Inter-Research > AME > v13 > n1 > p47-61  
Aquatic Microbial Ecology

via Mailchimp

AME 13:47-61 (1997)  -  doi:10.3354/ame013047

Short-term variability in pelagic-benthic exchange of phytopigments and their relations to benthic bacterial variables in the North Sea

van Duyl FC, Duineveld GCA, Kop AJ

The short-term variability in pelagic-benthic exchange of phytopigments and the response of benthic bacteria to changes in phytopigment input in the bottom were studied in a temperature stratified water column including the sediment surface layer in the Oyster Grounds, North Sea, from 5 to 19 July 1994. The exchange of inorganic nutrients and phytopigments across the thermocline was limited during the cruise, with exception of a single short-lasting event on 14 July. This event resulted in enhancement of pigments throughout the water column and affected the pigment content in the surface mixed layer (SML) more and longer than in the benthic mixed layer (BML). The event did not result in a measurable change of sedimentation in the BML. The temporal variability of phytopigments in the SML was not reflected in the BML, where variations in phytopigments were determined by variations in tidal advection, sedimentation and resuspension. Variations in phytopigment fluxes to the bottom were demonstrated, with pigment sedimentation during slack tide exceeding sedimentation during full tide. The bulk of the phytodetrital material which settled during slack tide was resuspended during full tide. Nevertheless, there was net sedimentation of phytopigments, but insufficient to compensate for the decrease of the pigments in the sediment. The benthic phytopigment inventory gradually decreased during the cruise. Spatial variations in benthic phytopigments were significantly reflected by the spatial variations in bacterial variables, however the temporal decrease in algal pigments in the sediment was not reflected by the temporal variations in the benthic bacterial variables. Spatial relations between primary phytopigments and benthic bacterial production were decoupled in time implying that chlorophyll a and fucoxanthin are poor indicators of the amount of bacterial substrate in the absence of fresh algal input (directly utilizable organic matter). The spatial relations between benthic bacterial variables and benthic phytopigments however indicate that the dominant source of food for bacteria in the Oyster Grounds is phytodetritus.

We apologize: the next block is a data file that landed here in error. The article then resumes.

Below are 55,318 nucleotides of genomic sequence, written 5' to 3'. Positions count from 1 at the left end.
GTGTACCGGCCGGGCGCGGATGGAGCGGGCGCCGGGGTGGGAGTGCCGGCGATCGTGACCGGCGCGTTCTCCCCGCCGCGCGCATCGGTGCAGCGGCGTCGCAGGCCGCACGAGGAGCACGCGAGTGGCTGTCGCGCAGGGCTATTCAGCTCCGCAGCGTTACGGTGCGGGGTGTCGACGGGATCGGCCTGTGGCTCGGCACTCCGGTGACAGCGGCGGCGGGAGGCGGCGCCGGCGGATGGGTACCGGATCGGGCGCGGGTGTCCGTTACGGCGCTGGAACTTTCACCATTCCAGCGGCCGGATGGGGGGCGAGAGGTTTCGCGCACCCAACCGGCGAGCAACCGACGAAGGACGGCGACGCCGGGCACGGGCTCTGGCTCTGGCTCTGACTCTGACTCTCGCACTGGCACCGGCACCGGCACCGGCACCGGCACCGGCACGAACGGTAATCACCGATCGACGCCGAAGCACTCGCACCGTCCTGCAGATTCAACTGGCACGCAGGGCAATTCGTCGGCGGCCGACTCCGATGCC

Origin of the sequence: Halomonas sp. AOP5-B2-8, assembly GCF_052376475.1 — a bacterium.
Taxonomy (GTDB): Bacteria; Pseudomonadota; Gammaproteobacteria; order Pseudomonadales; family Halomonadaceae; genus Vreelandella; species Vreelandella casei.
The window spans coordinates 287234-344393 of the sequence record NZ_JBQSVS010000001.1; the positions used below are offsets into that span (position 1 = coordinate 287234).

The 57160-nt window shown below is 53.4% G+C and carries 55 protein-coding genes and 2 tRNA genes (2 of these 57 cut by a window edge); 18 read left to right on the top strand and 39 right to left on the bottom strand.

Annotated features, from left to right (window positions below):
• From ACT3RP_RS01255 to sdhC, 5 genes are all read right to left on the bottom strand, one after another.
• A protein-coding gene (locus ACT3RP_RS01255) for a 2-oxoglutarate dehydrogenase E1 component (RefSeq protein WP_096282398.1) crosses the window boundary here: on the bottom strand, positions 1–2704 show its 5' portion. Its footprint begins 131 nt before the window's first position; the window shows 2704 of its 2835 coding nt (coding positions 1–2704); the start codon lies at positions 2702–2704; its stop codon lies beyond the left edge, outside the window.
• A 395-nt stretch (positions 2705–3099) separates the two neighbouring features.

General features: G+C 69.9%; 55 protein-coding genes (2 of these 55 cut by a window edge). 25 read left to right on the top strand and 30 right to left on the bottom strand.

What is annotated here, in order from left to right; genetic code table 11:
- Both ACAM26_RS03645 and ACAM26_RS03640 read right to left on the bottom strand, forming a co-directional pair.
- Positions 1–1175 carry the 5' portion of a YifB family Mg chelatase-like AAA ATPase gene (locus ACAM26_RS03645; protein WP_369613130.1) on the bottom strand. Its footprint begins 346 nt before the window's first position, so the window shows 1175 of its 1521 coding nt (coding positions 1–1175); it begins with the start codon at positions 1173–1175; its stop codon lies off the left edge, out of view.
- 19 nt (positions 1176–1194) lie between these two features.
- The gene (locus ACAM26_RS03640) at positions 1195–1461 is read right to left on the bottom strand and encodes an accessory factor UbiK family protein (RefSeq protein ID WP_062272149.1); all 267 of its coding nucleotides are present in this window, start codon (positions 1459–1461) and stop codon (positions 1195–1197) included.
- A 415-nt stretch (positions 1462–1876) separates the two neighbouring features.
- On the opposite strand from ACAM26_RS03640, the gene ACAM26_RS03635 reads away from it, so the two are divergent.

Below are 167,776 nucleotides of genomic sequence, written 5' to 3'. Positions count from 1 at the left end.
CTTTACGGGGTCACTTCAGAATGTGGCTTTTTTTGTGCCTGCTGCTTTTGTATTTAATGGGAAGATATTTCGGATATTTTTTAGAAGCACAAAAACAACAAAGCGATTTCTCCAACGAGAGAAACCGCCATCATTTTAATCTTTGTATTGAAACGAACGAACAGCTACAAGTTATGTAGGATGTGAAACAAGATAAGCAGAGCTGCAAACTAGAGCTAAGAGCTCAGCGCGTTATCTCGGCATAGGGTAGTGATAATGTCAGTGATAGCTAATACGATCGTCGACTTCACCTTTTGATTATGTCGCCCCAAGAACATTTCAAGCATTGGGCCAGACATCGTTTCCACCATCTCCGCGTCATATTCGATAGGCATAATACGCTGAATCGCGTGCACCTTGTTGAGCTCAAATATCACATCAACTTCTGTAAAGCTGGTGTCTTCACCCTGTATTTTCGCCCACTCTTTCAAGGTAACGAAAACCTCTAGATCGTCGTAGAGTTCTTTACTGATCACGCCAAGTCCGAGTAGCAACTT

Pelagic-benthic exchange · Phytopigments · Benthic bacterial variables

Full text in pdf format